Obamacare architect offered FDA job

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The administration struggled for months to find a candidate to head the agency despite its central role in tackling the ongoing pandemic. The FDA is set to issue the first full approvals for Covid-19 vaccines, and is also planning to roll out recalls and play a key role in the development of therapies.

He is also under close scrutiny after suffering a series of reputation blows over the past year, most recently over his decision to approve a controversial Alzheimer’s drug despite little success. evidence of its effectiveness.

Although Emanuel had little experience in drug policy making and had never worked at the FDA, he made allies in the administration due to his experience with the FDA. The Obama administration, for its “vision” of health policy and its broader knowledge of government, said a person familiar with the discussions.

In recent months, Emanuel has been one of the most vocal and prominent advocates of the White House response and vaccination campaign against Covid-19. Most recently, he organized a joint statement by more than 60 medical groups urging health workers to get vaccinated – an effort that won praise within the administration and brought private sector support to a government effort. separate to encourage vaccination requirements.

Emanuel’s supporters in the administration include Biden’s chief medical adviser Anthony Fauci, who supported his inclusion as an FDA leadership candidate, according to three people familiar with the deliberations.

In response to a request for comment, the White House said in a statement that “we have in place strong acting leadership that plays an important role in our response to COVID-19 and beyond, and we look forward to sharing a candidate. with the required expertise. and leadership for this work.

But hours after the article was published, the White House denied it was under review. “Dr. Emanuel is not in the running for this position,” spokesman Kevin Munoz said.

Emanuel did not rule out being interested in the job if asked, but said he had not had any discussions about it.

“I don’t know where this rumor is coming from,” he said, adding that no one in the administration had contacted him.

A trained oncologist, Emanuel is the latest in a series of potential candidates launched for the post of FDA commissioner – a post that has gone vacant for months due to difficulties in finding interested and qualified candidates.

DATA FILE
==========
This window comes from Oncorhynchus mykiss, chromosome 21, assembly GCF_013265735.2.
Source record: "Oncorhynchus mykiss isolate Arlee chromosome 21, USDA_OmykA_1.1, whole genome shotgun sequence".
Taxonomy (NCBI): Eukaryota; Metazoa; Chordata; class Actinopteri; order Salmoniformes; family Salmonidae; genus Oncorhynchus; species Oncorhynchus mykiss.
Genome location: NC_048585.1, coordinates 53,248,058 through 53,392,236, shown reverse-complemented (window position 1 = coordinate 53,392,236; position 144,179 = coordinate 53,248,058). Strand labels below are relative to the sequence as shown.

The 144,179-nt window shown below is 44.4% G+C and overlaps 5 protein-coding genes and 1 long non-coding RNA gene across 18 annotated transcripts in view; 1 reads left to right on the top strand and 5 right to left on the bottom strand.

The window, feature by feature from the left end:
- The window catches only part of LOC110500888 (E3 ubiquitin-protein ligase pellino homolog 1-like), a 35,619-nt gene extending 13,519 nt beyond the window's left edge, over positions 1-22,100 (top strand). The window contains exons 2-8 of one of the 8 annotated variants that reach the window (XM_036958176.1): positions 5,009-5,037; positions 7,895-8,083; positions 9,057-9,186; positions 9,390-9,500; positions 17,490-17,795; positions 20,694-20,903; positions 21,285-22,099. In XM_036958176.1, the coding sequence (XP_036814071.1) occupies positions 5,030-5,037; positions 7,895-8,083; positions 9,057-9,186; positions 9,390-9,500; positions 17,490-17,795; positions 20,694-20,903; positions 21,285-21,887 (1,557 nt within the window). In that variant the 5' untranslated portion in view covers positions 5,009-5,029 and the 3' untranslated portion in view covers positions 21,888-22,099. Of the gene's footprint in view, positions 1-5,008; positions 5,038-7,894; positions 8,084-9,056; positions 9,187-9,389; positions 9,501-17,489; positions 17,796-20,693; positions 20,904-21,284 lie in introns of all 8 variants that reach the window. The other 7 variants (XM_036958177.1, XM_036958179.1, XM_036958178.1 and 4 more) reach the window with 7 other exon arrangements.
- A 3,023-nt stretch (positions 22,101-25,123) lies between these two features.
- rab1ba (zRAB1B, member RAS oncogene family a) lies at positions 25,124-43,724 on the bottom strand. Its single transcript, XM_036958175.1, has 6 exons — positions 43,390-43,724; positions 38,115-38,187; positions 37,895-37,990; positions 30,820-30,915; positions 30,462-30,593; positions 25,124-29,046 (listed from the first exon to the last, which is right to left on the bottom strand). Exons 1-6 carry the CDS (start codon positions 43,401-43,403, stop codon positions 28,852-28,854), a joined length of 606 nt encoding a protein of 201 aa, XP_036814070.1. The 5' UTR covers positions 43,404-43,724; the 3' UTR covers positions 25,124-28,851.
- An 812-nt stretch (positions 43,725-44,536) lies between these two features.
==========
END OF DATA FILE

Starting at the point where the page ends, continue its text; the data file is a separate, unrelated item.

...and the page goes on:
Recognizing the disproportionate importance of the FDA during the pandemic, the administration sought a candidate with extensive experience working within or with the agency, in the hopes of limiting that person’s learning curve. Yet with the Senate equally divided, officials also had to weigh whether their choice would be able to garner enough support to secure Senate confirmation.

“They just have a hard time bumping into someone who is not only good but who wants it, and you won’t have a hard time getting confirmed,” said a person familiar with the discussions. “People who are really good are not particularly interested in it.”

The White House had discussed early on its intention to appoint Acting Commissioner Janet Woodcock as permanent commissioner of the FDA. But the longtime regulator faces stiff opposition from a handful of Democratic senators, including decisive vote Joe Manchin of West Virginia, over his role in past drug approvals that then helped fuel the opioid epidemic.

The controversy surrounding Alzheimer’s drug Aduhelm has also tarnished its image inside and outside the administration – officials feared the episode had heightened perceptions among its critics according to which it is too friendly with the industry that the FDA is responsible for regulating.

Michelle McMurry-Heath, former FDA chief during Obama’s time, was also selected for the post. But she is currently chair of the BIO industry lobby, which could make her hard to sell to progressives. His current role would also expose him to tough questions during the confirmation process over the drug pricing practices of his member companies and raise the same pro-industry concerns that eclipse Woodcock.

Woodcock may remain Acting Commissioner for the next few weeks, after which the post of Commissioner may remain vacant until mid-November and Woodcock may remain in the Commissioner’s office in advisory roles. During those months, the agency is expected to approve Covid-19 vaccines and potentially flesh out its lane for booster injections.

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